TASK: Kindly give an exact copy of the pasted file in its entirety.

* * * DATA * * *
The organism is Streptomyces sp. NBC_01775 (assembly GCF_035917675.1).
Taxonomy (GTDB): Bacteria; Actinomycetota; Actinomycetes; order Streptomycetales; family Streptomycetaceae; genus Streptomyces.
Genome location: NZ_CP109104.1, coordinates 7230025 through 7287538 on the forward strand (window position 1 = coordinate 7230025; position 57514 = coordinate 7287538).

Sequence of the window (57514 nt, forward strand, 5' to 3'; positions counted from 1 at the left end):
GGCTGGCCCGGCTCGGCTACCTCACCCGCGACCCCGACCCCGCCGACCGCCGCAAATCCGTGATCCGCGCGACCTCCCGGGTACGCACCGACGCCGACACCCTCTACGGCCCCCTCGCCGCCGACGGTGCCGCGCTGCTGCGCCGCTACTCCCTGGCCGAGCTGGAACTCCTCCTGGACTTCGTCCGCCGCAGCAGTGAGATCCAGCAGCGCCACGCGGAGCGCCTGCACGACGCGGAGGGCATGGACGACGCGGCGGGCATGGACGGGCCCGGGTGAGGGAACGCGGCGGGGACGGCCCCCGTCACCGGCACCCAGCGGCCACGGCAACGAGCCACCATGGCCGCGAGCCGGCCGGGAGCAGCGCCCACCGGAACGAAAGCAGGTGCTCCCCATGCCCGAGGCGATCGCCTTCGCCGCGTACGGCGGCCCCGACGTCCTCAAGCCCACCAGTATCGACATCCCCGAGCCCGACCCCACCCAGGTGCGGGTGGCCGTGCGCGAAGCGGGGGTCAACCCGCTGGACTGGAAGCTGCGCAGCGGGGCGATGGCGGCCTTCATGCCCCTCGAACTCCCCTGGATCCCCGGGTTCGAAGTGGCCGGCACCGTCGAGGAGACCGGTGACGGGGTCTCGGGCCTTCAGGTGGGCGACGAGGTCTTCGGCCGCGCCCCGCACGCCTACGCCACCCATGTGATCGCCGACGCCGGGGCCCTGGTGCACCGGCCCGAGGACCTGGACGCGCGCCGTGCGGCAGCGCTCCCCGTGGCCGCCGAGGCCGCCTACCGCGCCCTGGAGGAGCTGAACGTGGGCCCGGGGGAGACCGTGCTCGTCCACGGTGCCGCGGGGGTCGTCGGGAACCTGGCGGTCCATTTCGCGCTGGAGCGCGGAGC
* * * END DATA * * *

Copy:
The organism is Streptomyces sp. NBC_01775 (assembly GCF_035917675.1).
Taxonomy (GTDB): Bacteria; Actinomycetota; Actinomycetes; order Streptomycetales; family Streptomycetaceae; genus Streptomyces.
Genome location: NZ_CP109104.1, coordinates 7230025 through 7287538 on the forward strand (window position 1 = coordinate 7230025; position 57514 = coordinate 7287538).

Sequence of the window (57514 nt, forward strand, 5' to 3'; positions counted from 1 at the left end):
GGCTGGCCCGGCTCGGCTACCTCACCCGCGACCCCGACCCCGCCGACCGCCGCAAATCCGTGATCCGCGCGACCTCCCGGGTACGCACCGACGCCGACACCCTCTACGGCCCCCTCGCCGCCGACGGTGCCGCGCTGCTGCGCCGCTACTCCCTGGCCGAGCTGGAACTCCTCCTGGACTTCGTCCGCCGCAGCAGTGAGATCCAGCAGCGCCACGCGGAGCGCCTGCACGACGCGGAGGGCATGGACGACGCGGCGGGCATGGACGGGCCCGGGTGAGGGAACGCGGCGGGGACGGCCCCCGTCACCGGCACCCAGCGGCCACGGCAACGAGCCACCATGGCCGCGAGCCGGCCGGGAGCAGCGCCCACCGGAACGAAAGCAGGTGCTCCCCATGCCCGAGGCGATCGCCTTCGCCGCGTACGGCGGCCCCGACGTCCTCAAGCCCACCAGTATCGACATCCCCGAGCCCGACCCCACCCAGGTGCGGGTGGCCGTGCGCGAAGCGGGGGTCAACCCGCTGGACTGGAAGCTGCGCAGCGGGGCGATGGCGGCCTTCATGCCCCTCGAACTCCCCTGGATCCCCGGGTTCGAAGTGGCCGGCACCGTCGAGGAGACCGGTGACGGGGTCTCGGGCCTTCAGGTGGGCGACGAGGTCTTCGGCCGCGCCCCGCACGCCTACGCCACCCATGTGATCGCCGACGCCGGGGCCCTGGTGCACCGGCCCGAGGACCTGGACGCGCGCCGTGCGGCAGCGCTCCCCGTGGCCGCCGAGGCCGCCTACCGCGCCCTGGAGGAGCTGAACGTGGGCCCGGGGGAGACCGTGCTCGTCCACGGTGCCGCGGGGGTCGTCGGGAACCTGGCGGTCCATTTCGCGCTGGAGCGCGGAGC